Next stop on our route up through South East Asia was Malaysia. We ended up travelling more slowly here, partly due to Chinese New Year causing us to rethink travel plans to avoid local crowds and partly as the children started to struggle keeping up the hectic pace we had maintained so far. They were all desperate for some time to sit and just play, so we added in an extra stop on the east coast at Cherating. Travel through Malaysia was by bus, usually four to six hour stretches between three or four day stops. This gave plenty of time to look out of the window and think about the country.
Continuing my theme of judging a place on its billboards (or lack thereof) – the average Malaysian poster would be advertising some aspirational product with a picture of a serious looking child in a business suit apparently promising that using this washing powder or whatever would help your child become a corporate wage slave^W^W^W leader of commerce. Most of the country, especially Kuala Lumpur, felt like somewhere on a mission to grow up and do it fast. The roads were new, wide and largely empty. The fields were freshly carved out of the forest and palm oil plantations again dominated across the middle of the country. Up in the Cameron Highlands, I have never seen such intensive market gardens. Every inch of every hillside – regardless of how steep – was covered in polytunnels, small fields or packing warehouses. Producing some of our favourite afternoon treats – tea and strawberries – they also grew masses of vegetables and salad leaf as well.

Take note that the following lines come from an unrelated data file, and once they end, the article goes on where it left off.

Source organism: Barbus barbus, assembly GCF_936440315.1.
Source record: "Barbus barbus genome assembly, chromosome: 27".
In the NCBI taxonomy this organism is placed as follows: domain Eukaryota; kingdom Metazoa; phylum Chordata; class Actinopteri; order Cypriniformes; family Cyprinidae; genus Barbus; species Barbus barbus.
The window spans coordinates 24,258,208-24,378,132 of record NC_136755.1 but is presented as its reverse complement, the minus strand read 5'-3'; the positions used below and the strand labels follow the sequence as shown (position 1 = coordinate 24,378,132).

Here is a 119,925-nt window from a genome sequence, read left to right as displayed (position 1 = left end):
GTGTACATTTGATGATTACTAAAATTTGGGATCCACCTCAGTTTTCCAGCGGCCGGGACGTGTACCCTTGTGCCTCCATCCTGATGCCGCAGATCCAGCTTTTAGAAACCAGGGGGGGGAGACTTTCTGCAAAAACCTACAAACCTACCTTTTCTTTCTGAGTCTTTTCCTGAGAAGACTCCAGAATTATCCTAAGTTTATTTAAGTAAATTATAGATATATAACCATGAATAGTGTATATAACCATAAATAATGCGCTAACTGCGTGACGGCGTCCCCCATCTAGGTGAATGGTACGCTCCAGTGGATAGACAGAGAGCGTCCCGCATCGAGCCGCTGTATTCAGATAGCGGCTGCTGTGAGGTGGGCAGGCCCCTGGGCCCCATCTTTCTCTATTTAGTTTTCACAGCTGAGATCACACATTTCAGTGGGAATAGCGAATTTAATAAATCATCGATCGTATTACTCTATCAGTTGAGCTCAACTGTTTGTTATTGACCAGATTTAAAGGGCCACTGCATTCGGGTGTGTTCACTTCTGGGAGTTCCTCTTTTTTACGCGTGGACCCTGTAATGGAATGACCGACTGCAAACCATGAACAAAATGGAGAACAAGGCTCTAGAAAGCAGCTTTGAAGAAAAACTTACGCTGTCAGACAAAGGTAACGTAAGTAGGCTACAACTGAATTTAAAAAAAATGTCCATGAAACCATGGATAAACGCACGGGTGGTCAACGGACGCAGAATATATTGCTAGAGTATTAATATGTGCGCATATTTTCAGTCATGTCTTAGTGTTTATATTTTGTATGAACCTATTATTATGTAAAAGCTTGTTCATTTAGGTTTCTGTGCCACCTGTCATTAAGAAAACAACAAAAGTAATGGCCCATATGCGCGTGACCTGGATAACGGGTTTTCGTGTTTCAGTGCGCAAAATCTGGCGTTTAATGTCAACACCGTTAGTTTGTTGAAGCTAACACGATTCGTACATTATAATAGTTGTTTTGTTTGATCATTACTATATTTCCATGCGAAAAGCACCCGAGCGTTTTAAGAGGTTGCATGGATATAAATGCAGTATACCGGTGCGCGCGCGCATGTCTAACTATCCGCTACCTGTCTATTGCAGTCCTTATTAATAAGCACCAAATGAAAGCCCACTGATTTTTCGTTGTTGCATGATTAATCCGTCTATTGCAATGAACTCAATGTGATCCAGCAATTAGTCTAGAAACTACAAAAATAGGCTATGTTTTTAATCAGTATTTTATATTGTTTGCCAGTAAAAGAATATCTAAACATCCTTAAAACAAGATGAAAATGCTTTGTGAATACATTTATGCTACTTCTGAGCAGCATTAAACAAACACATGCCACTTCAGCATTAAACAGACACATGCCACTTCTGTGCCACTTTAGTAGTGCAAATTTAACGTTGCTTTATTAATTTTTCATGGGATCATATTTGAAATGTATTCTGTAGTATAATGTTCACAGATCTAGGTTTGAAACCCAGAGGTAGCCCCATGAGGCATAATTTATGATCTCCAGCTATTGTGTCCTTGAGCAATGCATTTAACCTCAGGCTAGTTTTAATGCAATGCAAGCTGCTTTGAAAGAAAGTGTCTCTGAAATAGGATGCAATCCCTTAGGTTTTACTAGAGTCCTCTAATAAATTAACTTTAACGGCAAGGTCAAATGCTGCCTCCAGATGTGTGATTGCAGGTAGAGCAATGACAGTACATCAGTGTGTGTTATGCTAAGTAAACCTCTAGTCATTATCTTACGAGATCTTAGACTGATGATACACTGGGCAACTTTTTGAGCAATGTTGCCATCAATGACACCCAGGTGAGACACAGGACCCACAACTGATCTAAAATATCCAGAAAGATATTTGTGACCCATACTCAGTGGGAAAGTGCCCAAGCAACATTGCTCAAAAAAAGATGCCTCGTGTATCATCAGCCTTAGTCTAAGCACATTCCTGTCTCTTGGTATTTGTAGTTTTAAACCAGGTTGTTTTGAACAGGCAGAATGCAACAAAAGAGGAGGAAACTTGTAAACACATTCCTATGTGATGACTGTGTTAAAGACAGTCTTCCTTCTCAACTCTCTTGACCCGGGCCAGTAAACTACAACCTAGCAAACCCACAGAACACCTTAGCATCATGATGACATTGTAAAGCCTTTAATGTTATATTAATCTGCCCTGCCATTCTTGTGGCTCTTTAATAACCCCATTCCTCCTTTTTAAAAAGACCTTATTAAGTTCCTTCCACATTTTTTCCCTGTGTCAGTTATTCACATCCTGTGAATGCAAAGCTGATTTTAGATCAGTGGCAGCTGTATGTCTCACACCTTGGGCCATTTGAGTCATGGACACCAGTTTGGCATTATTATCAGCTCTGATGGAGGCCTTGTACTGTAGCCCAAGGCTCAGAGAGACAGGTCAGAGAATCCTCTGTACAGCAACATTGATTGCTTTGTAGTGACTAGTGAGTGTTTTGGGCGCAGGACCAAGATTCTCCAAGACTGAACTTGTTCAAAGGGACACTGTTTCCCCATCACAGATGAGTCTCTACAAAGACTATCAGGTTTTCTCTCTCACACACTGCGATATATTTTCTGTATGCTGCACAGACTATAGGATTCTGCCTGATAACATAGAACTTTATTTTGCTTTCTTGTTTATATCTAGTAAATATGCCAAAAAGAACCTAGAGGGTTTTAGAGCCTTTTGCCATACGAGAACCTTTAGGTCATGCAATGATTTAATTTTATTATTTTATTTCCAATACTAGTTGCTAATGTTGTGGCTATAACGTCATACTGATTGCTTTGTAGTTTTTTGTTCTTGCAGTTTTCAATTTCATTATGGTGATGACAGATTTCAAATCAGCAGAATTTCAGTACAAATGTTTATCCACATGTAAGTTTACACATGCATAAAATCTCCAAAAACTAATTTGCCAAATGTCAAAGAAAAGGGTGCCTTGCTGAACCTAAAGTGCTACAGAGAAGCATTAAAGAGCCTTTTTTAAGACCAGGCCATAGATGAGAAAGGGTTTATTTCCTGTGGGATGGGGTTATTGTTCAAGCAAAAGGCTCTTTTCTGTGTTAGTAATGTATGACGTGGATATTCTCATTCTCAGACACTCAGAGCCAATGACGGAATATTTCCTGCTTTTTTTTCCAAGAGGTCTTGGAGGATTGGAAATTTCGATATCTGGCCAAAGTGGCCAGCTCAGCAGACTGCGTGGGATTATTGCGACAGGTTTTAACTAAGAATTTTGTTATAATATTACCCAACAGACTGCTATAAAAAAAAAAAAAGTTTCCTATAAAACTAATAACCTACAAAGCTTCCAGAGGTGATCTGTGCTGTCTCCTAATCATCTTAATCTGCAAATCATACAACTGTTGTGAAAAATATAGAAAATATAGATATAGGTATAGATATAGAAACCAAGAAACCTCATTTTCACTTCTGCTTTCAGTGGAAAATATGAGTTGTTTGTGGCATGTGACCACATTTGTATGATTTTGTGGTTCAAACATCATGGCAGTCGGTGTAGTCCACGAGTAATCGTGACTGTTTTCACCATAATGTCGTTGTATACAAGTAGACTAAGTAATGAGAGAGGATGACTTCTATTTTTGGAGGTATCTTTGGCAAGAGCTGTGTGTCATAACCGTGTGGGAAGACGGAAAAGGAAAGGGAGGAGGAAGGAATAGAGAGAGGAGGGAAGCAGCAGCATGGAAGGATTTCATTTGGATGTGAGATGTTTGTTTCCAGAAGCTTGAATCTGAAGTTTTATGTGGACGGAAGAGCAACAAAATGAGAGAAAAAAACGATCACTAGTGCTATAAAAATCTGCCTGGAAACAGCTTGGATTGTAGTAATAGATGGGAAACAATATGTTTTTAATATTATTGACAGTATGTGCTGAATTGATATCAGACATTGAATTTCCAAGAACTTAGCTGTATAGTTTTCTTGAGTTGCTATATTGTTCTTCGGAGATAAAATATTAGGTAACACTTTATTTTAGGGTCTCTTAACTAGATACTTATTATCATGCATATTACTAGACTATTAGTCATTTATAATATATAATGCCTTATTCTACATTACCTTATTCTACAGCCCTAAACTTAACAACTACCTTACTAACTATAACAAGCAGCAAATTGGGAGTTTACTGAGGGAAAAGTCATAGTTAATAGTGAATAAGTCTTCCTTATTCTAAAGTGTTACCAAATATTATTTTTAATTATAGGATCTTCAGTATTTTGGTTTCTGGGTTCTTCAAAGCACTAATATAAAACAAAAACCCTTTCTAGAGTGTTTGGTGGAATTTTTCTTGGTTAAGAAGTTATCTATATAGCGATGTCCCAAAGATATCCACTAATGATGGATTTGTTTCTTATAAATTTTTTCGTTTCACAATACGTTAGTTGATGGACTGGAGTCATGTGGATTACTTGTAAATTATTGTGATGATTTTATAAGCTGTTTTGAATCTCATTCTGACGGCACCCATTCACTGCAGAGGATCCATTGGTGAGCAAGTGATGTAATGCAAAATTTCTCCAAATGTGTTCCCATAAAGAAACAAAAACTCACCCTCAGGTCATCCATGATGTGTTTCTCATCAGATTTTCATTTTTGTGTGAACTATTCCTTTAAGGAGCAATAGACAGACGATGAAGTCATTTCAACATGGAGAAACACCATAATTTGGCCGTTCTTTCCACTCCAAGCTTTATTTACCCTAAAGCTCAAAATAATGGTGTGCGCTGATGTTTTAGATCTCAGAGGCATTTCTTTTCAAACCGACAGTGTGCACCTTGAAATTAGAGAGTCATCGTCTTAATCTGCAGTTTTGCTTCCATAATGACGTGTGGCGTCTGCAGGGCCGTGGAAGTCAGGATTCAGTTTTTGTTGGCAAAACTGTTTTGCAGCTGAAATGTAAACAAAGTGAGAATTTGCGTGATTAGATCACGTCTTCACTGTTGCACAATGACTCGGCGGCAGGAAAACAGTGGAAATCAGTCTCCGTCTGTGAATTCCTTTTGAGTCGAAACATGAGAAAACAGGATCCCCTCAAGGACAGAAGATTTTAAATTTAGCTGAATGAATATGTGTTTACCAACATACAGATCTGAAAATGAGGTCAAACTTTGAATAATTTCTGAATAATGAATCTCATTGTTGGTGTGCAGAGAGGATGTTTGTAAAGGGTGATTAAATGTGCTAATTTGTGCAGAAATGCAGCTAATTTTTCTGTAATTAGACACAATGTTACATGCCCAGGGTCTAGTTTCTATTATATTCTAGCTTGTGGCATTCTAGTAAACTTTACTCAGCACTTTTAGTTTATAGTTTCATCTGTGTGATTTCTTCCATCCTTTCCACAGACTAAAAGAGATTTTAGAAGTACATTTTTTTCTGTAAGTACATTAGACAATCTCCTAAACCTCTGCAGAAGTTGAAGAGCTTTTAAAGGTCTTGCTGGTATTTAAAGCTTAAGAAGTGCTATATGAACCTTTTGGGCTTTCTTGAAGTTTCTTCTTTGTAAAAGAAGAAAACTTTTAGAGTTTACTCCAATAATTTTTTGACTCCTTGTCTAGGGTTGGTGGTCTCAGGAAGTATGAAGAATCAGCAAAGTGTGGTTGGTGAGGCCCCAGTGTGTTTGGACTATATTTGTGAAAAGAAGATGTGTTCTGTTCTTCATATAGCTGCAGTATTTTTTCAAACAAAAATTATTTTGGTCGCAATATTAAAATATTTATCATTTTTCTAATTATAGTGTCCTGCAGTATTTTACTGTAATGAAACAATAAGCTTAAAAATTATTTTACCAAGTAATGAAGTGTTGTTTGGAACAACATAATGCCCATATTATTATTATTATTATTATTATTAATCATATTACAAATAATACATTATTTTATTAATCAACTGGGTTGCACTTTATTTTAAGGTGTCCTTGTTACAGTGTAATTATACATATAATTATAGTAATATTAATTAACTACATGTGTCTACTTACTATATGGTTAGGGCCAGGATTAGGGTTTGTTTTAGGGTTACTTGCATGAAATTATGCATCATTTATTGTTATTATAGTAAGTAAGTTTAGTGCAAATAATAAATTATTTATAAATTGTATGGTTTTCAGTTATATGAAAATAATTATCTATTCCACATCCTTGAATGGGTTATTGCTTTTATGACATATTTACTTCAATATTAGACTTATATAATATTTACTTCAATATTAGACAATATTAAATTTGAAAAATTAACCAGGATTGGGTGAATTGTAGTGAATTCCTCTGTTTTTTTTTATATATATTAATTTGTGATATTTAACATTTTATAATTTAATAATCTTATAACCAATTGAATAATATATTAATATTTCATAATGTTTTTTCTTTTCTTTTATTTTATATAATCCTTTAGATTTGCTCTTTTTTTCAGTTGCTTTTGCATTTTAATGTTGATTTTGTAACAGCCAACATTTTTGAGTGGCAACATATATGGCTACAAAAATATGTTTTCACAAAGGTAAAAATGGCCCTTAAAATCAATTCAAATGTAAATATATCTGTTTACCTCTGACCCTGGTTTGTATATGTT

Highlights of our stay were meeting Mark and Tina in KL and the long, left hand point break at Cherating where Jago and I had a fabulous day surfing together. Cherating was our only experience of a more rural Malaysia, staying in an old wooden house on stilts in the middle of the village. The village was still quite busy for Chinese New Year, but mainly with Malay families – very few westerners. We felt really welcomed and it was good for the kids to have a few days of downtime, just playing on the beach and in the waves without being dragged round yet another walk/temple/museum.
My favourite city in Malaysia was Georgetown – it had a very Chinese feel in the older part of town with the rows of beautiful but often crumbling ‘shophouses’. These are rows of terraced buildings, each having a workshop, office or shop on the ground floor and living accomadation above – usually with brightly painted balconies. All the signs are in Chinese and you just got tantalising glimpses through doors or shutters of boxes, desks and machinery all packed in higgledy-piggeldy. Interesting street art and great food also helped – we’re thinking of introducing the ‘IceBalls’ back to England on our return! We also had some interesting conversations with locals here – there are clearly ethnic and racial tensions in the country between the majority, muslim Malays and the large minorities of Indian and Chinese – many of whom are now third or fourth generation and who feel unfairly excluded.
I find it interesting, that before I came out here I had no real understanding of the different countries making up South East Asia. From Cambridgeshire its easy to think Indonesia and Malaysia are probably pretty similar, but up close its clear that whilst Indonesia is still (hopefully) ‘developing’, Malaysia has very clearly ‘developed’; with modern infrastructure, city sprawl and all that that entails. We ended up spending three weeks coming up through the country from South to North and could have easily spent longer if we weren’t drawn onwards by the promise of island beaches and forest elephants in Thailand.